On 19th March the World Photography Organisation announced that second year Photography student Alecsandra Raluca Dragoi was the winner of the first prize at the 2013 Sony World Photography Awards Youth Award, Culture category.
The picture was taken on a traditional New Year’s Eve mask-dance called “Dance of the Bear”
in Botosani, in the Moldavia region of Romania, Dragoi’s home country. It is a pre-Christian ritual which underlines the predominant agrarian lifestyle of the past.
Alecsandra said: “The tradition aims to purify and fertilise the soil for the next year. The
costumes are kept and preserved for hundreds of years and only used for the New Year’s traditions. The bear cult is of Geto-Dacian origins; back then, the bear was a sacred animal.”
The Sony World Photography Awards were launched in 2008 and are run by the World Photography
Organisation. The awards are judged by juries selected from the World Photographic Academy and the wider photography industry.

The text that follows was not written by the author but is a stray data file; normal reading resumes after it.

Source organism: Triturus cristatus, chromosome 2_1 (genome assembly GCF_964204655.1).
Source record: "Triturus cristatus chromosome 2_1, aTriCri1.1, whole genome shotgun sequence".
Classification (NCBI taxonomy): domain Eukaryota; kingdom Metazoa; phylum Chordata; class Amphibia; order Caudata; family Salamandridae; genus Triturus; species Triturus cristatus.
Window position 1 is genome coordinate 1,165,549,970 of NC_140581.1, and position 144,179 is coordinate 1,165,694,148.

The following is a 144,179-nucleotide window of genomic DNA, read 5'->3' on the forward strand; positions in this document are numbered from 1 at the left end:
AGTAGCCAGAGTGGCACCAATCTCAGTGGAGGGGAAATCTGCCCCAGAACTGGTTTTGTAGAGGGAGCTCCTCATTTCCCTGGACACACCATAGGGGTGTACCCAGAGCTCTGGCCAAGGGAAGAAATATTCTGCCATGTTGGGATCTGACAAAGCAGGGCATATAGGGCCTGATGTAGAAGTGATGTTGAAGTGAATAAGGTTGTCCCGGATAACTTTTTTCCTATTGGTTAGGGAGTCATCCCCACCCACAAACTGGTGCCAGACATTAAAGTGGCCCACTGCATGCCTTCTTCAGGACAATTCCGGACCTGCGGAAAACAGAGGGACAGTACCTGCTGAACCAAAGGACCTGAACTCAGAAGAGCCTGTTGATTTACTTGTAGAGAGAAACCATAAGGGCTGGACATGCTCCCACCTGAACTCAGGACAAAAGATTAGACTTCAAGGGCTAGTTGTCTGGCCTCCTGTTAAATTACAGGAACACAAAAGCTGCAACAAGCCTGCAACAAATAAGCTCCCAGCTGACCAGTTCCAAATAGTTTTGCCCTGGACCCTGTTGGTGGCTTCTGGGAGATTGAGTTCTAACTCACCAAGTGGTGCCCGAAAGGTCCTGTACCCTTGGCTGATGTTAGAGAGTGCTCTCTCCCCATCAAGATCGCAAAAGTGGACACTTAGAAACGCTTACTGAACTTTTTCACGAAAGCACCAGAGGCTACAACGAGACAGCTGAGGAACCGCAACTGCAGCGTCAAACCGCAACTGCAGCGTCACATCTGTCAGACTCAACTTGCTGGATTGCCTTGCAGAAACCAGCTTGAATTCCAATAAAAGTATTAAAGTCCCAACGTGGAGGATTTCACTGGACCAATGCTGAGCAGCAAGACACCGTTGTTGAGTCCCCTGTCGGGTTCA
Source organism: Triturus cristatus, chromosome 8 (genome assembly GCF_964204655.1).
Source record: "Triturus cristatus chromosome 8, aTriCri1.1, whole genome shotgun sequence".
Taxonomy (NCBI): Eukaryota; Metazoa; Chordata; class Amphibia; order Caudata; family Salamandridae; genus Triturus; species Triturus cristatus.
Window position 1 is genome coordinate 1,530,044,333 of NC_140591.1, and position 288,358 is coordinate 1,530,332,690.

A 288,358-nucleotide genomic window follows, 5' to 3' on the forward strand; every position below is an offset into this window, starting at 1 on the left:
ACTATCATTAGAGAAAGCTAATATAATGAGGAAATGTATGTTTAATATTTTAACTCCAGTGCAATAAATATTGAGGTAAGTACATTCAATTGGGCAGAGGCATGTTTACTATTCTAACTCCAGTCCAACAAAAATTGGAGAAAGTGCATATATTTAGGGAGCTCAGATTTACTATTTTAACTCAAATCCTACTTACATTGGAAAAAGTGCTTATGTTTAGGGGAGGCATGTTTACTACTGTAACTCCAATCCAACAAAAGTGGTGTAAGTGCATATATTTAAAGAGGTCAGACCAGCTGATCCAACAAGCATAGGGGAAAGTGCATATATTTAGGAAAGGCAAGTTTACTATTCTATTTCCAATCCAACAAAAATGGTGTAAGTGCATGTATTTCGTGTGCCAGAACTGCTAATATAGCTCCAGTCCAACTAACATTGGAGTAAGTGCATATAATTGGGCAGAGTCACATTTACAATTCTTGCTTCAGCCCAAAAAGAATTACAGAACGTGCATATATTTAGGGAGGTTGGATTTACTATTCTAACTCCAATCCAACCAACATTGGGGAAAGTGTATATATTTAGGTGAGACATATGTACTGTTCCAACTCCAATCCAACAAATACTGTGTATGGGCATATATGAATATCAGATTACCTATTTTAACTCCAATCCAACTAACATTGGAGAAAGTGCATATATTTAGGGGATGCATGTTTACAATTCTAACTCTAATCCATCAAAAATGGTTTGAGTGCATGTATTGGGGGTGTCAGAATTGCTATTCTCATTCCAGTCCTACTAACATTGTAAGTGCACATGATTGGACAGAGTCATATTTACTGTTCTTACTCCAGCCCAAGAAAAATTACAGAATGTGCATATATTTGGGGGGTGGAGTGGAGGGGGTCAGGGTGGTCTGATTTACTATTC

The World Photography Organisation requires that photographers must be aged 19 and under as the Youth Award competition looks to uncover the next generation of photography talent.
The photograph will be presented in a month-long exhibition from 26th April to 12th May at Somerset House in London, next to the winners of the other two categories, Portraiture and
Environment, and will be published in the Sony World Photography Awards book.
Alecsandra said: “I was in shock and I still have the same feeling. It is a great achievement, and definitely the most powerful thing that ever happened since I have taken up photography. I feel that my hard work has finally been rewarded. Definitely, this prize is a new step in my evolution.”
Alecsandra is running for the Overall Youth Photographer of the Year. The announcement won’t be
made until the 2013 Sony World Photography Awards gala ceremony on 25th April at Hilton Park Lane and will be selected from the three Youth Award category winners.
As well as continuing her freelance photography, Alecsandra is planning her dissertation alongside continuing her project about traditions back in Romania.
Alecsandra’s optimism and confidence has led her to an amazing success in photography. She has been inspired be many photographers, such as Henri Cartier Bresson, Eugene Atget, Walker Evans, Martin Parr, Ozolin Dusa, Dan Mititelu and others.
You can see Alecsandra’s work in her online webpage www.alecsandraralucadragoi.com